I'm in a bit of a quandary on where to go from here.
As you all know, I do lots of candid, on-location portraits, primarily of kids (read: moving targets). My vision has gotten sufficiently awful that I am going to have to give up on MF for these clients soon, because I cannot manage the manual focus. (My vision is estimated at 20/4000 or so, and can't be fully corrected.) I need autofocus, but I hate printing those tiny 35mm negs.
For those of you who have MF autofocus cameras (particularly Mamiya) what can you tell me about the autofocus? I've heard that it's way too slow and noisy, but have also heard that it's been greatly improved in the past few years. It's a scary decision for me, because I'd have to unload both my Bronica and my Canon 35mm to fund it, and I have to be sure I could do what I need with it.
I do intend to borrow one from my local camera store in the next week or so, if possible, but it's tough to get a really good feel for the camera in an afternoon.
Thanks in advance.
While I haven't been able to use any of the AF 645 cameras extensively, my initial impression with the Mamiya 645 was that it was slow, awkward, and tended to hunt-focus a buch. The Contax 645 wasn't much faster, but seemed to lock on better. The Hasselblad H1 actually seemed fast, but is rather outrageously priced so that takes it down a notch in my mind. Haven't played with the Pentax 645N, so I can't comment on that. Had I to choose between all of them, I thin I'd probably go with the Contax. The AF isn't as fast as on the Hasselblad, but you get an extra stop of lens speed out of the 80mm and that's enough to compensate in my mind.
I have played with it a bit, although I don't own one. My main impression was "It aint my Canon" Autofocus is slower, and it did tend to hunt.
Kind of a useless post, being that I don't own one...
I played some with the first version. In my short usage I found it was rather slow to focus (slower than the canon or nikons), and didn't hunt too much.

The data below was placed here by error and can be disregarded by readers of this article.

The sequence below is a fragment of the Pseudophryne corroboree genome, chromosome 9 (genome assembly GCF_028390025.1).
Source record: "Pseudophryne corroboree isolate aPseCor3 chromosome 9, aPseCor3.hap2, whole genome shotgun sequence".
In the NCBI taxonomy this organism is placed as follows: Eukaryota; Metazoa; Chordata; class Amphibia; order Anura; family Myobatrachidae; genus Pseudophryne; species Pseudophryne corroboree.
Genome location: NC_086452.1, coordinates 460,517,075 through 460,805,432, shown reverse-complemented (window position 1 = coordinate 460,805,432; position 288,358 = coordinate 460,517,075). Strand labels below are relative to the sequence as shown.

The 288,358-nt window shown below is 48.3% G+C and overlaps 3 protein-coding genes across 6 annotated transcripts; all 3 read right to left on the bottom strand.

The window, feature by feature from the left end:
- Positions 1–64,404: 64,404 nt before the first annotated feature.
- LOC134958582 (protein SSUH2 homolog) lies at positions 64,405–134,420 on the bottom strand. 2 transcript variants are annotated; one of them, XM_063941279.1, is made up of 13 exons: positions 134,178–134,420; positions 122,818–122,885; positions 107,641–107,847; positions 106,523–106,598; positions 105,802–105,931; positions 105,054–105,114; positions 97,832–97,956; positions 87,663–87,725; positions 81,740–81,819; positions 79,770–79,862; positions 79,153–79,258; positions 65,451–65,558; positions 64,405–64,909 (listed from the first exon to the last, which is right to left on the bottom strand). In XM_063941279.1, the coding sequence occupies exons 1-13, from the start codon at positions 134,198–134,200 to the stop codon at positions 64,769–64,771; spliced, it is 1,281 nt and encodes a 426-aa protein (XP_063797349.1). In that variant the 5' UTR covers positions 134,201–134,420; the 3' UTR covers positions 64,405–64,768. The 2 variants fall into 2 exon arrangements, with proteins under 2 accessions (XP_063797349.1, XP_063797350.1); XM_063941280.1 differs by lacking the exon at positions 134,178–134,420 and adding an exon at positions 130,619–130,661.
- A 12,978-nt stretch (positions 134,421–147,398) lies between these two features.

I felt the weight was good and the ergonomics were excellent. I have used Mamiy's 645s before. I think there lenses are as good or better than any of their peers.
I know two people who own or owned the newer version. One is a wedding and portrait photographer. She sold hers after the shutter curtin failed twice in the first 18 months. She claimed to love the camera, but couldn't trust it.
The other person is a 'hobbiest' who also loves his and keeps adding lenses.
I have had a lot of dealings with MAC (the us dist.) and find them to be very good. I also think the build quality should be good. If you decide on the Mamiya, I would strongly recommend buying from robertwhite.co.uk -- If not the body any accessories. White's prices are hard to beat, even with a weak dollar, you still get a warranty (although you'll have to ship it overseas for warranty work) and they are nice folks to boot.
There is a good thread on APUG (probably many) about the Hassy 645 AF. My personal take on the Hassy is it comes with the Hassy/Zies price without being a hassy/zies camera.
If you like the square format of your Hassy, then the Rollei AF 6x6 camera may be of interest. I have heard good things about it, especially the lenses. I am sure that it doesn't focus with the speed of a Canon or Nikon but I believe that it is the only AF 6x6 camera out there.